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Change in law offers new child custody rights

In most areas it proves true that the law evolves as society changes. The laws in many states regarding child custody arrangements were made for a society which changed decades ago. The pervasive view in courts and society that women are the ideal caretakers for children is slowly changing as fathers continue to fight for more time with their children.

In Utah, lawmakers are considering a bill which would give judges more flexibility when making child custody determinations. The bill HB314 narrowly passed the House committee and is now heading to the House for a full vote. While parents are currently able to mediate between themselves and come to a visitation schedule that works for both parties, a judge can step in and make a visitation schedule if the parents are having difficulty coming to an agreement. The schedule that is currently in place allows for one weekday night and every other weekend for non-custodial parents.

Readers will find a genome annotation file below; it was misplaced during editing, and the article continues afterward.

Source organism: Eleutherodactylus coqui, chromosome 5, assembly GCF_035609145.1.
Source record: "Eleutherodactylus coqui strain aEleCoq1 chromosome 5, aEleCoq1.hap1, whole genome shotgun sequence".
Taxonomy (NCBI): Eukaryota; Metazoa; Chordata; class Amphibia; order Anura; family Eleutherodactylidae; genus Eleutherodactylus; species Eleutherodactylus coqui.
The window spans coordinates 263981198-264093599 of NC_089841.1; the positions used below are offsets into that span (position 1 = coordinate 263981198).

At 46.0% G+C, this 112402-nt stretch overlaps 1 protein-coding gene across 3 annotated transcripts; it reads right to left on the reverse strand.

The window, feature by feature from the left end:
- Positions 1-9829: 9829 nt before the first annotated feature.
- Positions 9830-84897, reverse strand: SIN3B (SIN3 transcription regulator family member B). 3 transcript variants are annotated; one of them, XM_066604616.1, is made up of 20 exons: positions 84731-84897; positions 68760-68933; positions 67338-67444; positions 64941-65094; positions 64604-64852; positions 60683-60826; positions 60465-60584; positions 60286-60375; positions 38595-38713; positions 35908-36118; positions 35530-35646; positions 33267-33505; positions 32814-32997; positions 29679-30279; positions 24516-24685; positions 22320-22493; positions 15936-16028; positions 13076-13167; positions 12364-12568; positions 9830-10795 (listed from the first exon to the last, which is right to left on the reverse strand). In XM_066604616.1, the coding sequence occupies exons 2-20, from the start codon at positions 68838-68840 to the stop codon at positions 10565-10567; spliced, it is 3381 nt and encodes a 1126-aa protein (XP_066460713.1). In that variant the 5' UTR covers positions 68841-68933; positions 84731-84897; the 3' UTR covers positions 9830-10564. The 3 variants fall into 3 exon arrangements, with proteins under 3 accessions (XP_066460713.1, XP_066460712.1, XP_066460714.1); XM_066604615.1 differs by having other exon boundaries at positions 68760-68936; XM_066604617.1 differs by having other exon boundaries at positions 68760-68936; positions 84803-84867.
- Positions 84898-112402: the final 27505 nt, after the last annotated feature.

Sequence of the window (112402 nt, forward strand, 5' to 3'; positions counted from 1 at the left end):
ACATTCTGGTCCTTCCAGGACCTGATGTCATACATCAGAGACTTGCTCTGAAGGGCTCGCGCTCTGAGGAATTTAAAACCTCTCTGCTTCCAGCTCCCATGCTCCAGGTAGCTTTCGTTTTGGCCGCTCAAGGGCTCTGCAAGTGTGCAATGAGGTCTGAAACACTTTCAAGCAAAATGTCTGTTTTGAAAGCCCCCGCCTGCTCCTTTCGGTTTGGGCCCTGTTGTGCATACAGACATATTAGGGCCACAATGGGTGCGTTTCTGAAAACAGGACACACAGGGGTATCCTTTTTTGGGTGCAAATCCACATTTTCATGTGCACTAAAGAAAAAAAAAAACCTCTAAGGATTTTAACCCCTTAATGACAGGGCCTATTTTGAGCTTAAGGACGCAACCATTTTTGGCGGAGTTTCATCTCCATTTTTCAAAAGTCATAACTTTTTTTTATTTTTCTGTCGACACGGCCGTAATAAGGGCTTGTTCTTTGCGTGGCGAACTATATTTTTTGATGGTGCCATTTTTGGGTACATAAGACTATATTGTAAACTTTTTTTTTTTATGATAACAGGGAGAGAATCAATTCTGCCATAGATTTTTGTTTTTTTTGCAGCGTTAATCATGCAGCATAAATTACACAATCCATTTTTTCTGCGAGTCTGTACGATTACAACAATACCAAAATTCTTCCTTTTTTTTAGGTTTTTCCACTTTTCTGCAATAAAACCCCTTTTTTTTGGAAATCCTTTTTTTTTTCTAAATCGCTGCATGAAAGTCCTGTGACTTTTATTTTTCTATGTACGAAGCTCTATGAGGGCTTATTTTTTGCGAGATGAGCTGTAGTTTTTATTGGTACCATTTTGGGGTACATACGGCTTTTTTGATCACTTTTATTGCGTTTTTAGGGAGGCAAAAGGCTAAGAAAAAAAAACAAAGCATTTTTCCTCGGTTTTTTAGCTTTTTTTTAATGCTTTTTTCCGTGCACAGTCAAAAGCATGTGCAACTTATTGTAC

The proposed bill would amend Utah's current statute by adding a new schedule which includes 145 overnights and set holidays for the non-custodial parent. The hoped for result is that the non-custodial parent becomes more involved in their child's life building a stronger relationship. The law gives the judge the discretion to set the new schedule in the event parents aren't able to agree on a schedule themselves. The bill also requires parents to determine how they will deal with future potential custody disputes.

While the proposed bill is a vast extension of non-custodial parental rights it is also more in line with the reality of what arrangements parents are picking for themselves.

Source: Salt Lake Tribune "Bill would allow sanctions for adoption fraud by agencies, birth moms" Brooke Adams February 18, 2013

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